US evolutionary biologist David Sloan Wilson was in the UK last month to talk about the field study he has been running for six years in his home town of Binghamton, New York State, in economic decline. "There are things that are natural to a field biologist, and one of them is to study species in their natural environment," explains Wilson. "Jane Goodall [famous for her studies of chimpanzees] has the Gombe Stream Park [Tanzania] and Darwin's finches are studied in the Galápagos, so why don't we study humans in the context of their everyday life?" In 2006, Wilson decided to study the 47,000 residents of Binghamton. Biologist wants to 'make the world a better place' | Society
Scientist Solutions: #lifescience #jobs IIAR Ko
IIAR Koba miRNA Project Assistant Vacancy KOBA, GANDHINAGAR-382 007 (www.iiar.res.in) DBT-sponsored project: “Characterization of role of miRNA in apoptosis with special focus on mitochondrial specific miRNA” with Dr. Rajesh Singh, Assistant Professor, Cell Biology Group, IIAR.
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The Six Epochs of Life mural was commissioned by Martine and Bina Rothblatt in the summer of 2008 to be painted on a bare concrete wall at Estate Marbina Abenaki’s Terasem Center of Critical Consciousness. The primary wish that the Rothblatts had for the mural was that it illustrate the Six Epochs of Life described in chapter one of Ray Kurzweil’s The Singularity Is Near. Use the viewer below to pan across and zoom in on the mural panorama. The Six Epochs of Life — a mural by Nick Mayer inspired by Ray Kurzweil’s The Singularity Is Near
CORVALLIS, Ore. – A team of scientists has documented for the first time that animals can and do consume Archaea – a type of single-celled microorganism thought to be among the most abundant life forms on Earth. Archaea that consume the greenhouse gas methane were in turn eaten by worms living at deep-sea cold seeps off Costa Rica and the West Coast of the United States. Archaea perform many key ecosystem services including being involved with nitrogen cycling, and they are known to be the main mechanism by which marine methane is kept out of the atmosphere. The finding of this new study adds a wrinkle to scientific understanding of greenhouse gas cycles. Results of the study, which was funded by the National Science Foundation, have been published online in the International Society for Microbial Ecology Journal, a subsidiary of the journal Nature. Scientists document first consumption of abundant life form, Archaea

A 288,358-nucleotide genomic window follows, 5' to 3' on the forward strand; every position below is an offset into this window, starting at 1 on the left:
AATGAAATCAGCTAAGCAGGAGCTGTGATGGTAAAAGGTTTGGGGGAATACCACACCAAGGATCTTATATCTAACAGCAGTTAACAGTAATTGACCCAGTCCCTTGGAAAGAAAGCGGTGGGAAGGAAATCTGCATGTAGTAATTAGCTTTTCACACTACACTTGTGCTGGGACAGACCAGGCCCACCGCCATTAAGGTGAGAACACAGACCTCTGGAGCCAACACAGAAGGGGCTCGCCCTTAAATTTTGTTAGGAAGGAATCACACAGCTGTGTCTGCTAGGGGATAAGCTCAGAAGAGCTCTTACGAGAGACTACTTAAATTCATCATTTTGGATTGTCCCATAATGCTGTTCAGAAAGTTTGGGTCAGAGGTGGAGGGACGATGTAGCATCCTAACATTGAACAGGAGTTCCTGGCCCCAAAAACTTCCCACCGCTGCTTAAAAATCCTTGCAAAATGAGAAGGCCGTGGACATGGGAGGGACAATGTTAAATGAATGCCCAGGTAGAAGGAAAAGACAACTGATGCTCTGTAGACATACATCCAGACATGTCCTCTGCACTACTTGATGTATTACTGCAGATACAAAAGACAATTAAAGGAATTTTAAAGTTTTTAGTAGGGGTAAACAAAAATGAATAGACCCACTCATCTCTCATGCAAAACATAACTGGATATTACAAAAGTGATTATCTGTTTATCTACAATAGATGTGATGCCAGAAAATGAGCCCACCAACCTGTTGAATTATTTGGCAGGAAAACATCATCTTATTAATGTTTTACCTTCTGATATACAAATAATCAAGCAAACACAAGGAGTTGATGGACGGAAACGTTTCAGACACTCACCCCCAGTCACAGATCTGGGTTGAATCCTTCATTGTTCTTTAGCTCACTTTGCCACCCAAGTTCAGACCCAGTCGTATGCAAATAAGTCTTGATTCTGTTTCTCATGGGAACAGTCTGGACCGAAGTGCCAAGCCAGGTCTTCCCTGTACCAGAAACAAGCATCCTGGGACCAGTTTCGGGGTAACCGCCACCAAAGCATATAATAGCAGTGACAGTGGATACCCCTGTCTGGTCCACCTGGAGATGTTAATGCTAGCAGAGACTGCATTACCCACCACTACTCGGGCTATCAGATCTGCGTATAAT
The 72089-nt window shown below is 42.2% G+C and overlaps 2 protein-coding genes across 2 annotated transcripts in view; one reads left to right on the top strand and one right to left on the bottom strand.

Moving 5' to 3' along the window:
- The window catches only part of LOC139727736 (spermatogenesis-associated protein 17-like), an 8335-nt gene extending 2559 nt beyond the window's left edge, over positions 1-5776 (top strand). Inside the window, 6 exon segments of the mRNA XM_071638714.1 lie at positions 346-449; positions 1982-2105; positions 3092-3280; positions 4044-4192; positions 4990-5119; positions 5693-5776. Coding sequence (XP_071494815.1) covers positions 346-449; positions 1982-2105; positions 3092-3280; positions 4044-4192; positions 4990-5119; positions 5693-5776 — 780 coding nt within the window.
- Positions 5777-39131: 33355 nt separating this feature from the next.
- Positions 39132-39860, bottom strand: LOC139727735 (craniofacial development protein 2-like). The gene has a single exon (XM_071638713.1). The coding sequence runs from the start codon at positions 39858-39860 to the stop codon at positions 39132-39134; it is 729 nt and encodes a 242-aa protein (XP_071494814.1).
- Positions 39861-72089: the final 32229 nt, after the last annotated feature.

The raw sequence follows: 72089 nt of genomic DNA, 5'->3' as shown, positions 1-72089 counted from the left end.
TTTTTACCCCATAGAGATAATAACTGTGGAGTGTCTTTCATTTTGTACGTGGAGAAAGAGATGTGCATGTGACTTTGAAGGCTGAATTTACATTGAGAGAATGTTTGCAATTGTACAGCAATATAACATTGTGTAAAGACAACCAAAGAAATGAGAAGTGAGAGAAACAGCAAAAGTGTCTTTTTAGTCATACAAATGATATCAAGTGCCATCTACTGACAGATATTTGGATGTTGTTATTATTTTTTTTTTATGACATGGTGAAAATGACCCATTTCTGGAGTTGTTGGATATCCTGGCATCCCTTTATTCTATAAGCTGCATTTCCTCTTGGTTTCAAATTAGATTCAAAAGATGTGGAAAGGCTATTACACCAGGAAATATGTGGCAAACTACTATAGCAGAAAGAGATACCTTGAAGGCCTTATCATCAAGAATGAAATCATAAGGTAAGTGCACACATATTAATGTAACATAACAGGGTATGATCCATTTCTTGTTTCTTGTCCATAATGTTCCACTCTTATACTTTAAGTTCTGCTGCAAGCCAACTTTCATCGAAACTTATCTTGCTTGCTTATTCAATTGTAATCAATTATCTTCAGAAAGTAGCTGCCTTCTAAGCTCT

Strange Life Found in Underwater Caves | How Life Evolved on Earth, Alien Life Evolution | Extreme Life on Earth, Strangest Life on Earth Clues to how life evolved, not only on this planet but also possibly on alien worlds, might be found in underwater caves in the Bahamas, researchers say. The caves in question are called "blue holes," so-named because from the air, their entrances appear circular in shape, with different shades of blue water in and around them. There are estimated to be more than 1,000 such caves in the Bahamas, the greatest concentration of blue holes in the world. "It's really incredible to be swimming down a passage that no one has ever been in before, to experience that thrill of discovery," said researcher Tom Iliffe, a marine biologist at Texas A&M University at Galveston. "At the bottom of a cave, there's no telling what might be around the next corner." Iliffe and his colleagues examined three inland blue holes in the Bahamas.
The discovery of microbes in any icy lava tube in Oregon raises hope that similar microorganisms could survive in the very similar conditions to be found on Mars. The microbes are coping with near-freezing temperatures and low levels of oxygen, and can even grow in the absence of organic food. Their metabolism is driven by the oxidation of iron from olivine, a common volcanic mineral found in the rocks of the lava tube. Microbes found thriving in Mars-like conditions
How to Make Life from the Primordial Soup on Vimeo
BBC Radio 4 Programmes - Frontiers, Acts of Creation The creation of an artificial cell by scientist and entrepreneur Craig Venter shows what synthetic biology is capable of. But others want to go much further - recreating life from scratch, or redesigning it at the most fundamental level. In his Harvard Lab, Nobel laureate Jack Szostak is forcing strands of DNA's cousin RNA to compete with each other in a Darwinian struggle for existence. At Manchester University, John Sutherland is seeing whether the raw materials of biochemistry can form themselves in the kinds of puddles that might have existed on Earth 4 billion years ago.
Artificial life and the RNA world by Matthew Cobb Two things come together from earlier this year. First, there was a lot of argument here, in the Times Literary Supplement and elsewhere over Stephen C.